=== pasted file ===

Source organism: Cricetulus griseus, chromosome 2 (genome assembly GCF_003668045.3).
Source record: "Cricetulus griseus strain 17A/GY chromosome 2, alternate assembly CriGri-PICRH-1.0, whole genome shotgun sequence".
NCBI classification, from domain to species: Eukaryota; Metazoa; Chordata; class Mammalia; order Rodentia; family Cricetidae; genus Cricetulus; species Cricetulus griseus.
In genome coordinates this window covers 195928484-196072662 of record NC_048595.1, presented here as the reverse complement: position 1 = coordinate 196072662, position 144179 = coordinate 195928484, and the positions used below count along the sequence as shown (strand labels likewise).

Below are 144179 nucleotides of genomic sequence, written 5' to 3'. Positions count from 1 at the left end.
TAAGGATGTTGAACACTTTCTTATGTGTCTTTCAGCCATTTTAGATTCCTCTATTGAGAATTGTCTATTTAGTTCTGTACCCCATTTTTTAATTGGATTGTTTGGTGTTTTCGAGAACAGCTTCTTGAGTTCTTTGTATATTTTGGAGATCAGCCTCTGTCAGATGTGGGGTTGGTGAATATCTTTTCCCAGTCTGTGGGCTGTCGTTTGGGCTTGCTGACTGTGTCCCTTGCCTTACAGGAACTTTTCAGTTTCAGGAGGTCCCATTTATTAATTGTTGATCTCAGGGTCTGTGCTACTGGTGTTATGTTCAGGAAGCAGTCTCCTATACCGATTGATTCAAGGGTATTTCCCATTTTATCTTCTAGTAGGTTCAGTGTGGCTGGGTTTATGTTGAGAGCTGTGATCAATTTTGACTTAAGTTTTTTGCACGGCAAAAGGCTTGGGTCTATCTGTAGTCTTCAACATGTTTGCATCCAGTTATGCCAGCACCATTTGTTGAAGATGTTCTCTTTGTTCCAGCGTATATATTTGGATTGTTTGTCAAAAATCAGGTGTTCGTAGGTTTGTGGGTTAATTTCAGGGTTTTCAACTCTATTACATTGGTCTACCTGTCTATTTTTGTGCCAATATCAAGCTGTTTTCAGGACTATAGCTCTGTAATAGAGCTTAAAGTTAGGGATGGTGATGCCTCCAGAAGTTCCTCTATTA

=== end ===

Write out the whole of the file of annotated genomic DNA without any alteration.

Source organism: Cricetulus griseus, chromosome 2 (genome assembly GCF_003668045.3).
Source record: "Cricetulus griseus strain 17A/GY chromosome 2, alternate assembly CriGri-PICRH-1.0, whole genome shotgun sequence".
NCBI classification, from domain to species: Eukaryota; Metazoa; Chordata; class Mammalia; order Rodentia; family Cricetidae; genus Cricetulus; species Cricetulus griseus.
In genome coordinates this window covers 195928484-196072662 of record NC_048595.1, presented here as the reverse complement: position 1 = coordinate 196072662, position 144179 = coordinate 195928484, and the positions used below count along the sequence as shown (strand labels likewise).

Below are 144179 nucleotides of genomic sequence, written 5' to 3'. Positions count from 1 at the left end.
TAAGGATGTTGAACACTTTCTTATGTGTCTTTCAGCCATTTTAGATTCCTCTATTGAGAATTGTCTATTTAGTTCTGTACCCCATTTTTTAATTGGATTGTTTGGTGTTTTCGAGAACAGCTTCTTGAGTTCTTTGTATATTTTGGAGATCAGCCTCTGTCAGATGTGGGGTTGGTGAATATCTTTTCCCAGTCTGTGGGCTGTCGTTTGGGCTTGCTGACTGTGTCCCTTGCCTTACAGGAACTTTTCAGTTTCAGGAGGTCCCATTTATTAATTGTTGATCTCAGGGTCTGTGCTACTGGTGTTATGTTCAGGAAGCAGTCTCCTATACCGATTGATTCAAGGGTATTTCCCATTTTATCTTCTAGTAGGTTCAGTGTGGCTGGGTTTATGTTGAGAGCTGTGATCAATTTTGACTTAAGTTTTTTGCACGGCAAAAGGCTTGGGTCTATCTGTAGTCTTCAACATGTTTGCATCCAGTTATGCCAGCACCATTTGTTGAAGATGTTCTCTTTGTTCCAGCGTATATATTTGGATTGTTTGTCAAAAATCAGGTGTTCGTAGGTTTGTGGGTTAATTTCAGGGTTTTCAACTCTATTACATTGGTCTACCTGTCTATTTTTGTGCCAATATCAAGCTGTTTTCAGGACTATAGCTCTGTAATAGAGCTTAAAGTTAGGGATGGTGATGCCTCCAGAAGTTCCTCTATTA